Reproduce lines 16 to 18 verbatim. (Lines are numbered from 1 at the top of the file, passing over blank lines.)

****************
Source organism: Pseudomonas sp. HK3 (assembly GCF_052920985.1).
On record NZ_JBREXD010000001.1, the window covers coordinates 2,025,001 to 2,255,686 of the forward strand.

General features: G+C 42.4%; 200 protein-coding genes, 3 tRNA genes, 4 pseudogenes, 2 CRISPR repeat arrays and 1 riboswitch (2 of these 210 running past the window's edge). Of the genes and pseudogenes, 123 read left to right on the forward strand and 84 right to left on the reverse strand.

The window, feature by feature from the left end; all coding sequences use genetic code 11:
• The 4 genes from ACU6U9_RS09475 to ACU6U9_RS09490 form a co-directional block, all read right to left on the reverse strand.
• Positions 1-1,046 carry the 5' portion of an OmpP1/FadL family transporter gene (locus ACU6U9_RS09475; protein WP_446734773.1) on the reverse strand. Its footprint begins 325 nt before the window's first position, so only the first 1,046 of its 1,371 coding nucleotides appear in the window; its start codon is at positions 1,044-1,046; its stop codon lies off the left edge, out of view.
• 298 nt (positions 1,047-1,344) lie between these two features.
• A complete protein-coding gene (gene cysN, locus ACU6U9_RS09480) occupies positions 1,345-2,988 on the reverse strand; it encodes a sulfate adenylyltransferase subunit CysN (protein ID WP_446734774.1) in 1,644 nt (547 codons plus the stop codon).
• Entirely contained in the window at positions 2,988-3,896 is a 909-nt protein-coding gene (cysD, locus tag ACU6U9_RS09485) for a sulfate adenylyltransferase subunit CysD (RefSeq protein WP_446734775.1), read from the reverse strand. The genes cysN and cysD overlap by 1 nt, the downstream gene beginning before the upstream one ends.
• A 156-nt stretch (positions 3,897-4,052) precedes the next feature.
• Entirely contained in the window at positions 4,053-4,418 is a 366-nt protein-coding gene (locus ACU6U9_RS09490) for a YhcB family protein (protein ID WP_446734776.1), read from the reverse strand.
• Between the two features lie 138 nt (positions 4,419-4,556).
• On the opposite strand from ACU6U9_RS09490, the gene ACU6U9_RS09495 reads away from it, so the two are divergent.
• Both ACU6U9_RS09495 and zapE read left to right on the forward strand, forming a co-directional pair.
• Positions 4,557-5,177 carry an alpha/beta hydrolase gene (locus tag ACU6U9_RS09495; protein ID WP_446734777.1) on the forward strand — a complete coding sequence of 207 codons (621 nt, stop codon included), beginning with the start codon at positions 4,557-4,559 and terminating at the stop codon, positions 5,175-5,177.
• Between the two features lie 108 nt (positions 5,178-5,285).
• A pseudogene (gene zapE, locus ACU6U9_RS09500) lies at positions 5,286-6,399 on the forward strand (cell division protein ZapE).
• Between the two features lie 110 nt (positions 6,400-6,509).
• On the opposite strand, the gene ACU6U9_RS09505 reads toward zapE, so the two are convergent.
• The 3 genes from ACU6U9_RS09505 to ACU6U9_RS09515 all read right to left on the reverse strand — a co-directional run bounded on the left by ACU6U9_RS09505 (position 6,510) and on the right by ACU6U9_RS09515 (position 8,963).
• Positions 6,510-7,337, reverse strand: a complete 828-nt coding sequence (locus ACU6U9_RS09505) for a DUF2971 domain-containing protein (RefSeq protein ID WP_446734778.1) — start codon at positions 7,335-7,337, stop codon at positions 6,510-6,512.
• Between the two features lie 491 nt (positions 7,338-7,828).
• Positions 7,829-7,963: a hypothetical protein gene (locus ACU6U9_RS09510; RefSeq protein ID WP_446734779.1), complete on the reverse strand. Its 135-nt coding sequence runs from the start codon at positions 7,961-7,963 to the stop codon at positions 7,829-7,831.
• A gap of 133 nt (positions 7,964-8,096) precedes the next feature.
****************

• Between the two features lie 108 nt (positions 5,178-5,285).
• A pseudogene (gene zapE, locus ACU6U9_RS09500) lies at positions 5,286-6,399 on the forward strand (cell division protein ZapE).
• Between the two features lie 110 nt (positions 6,400-6,509).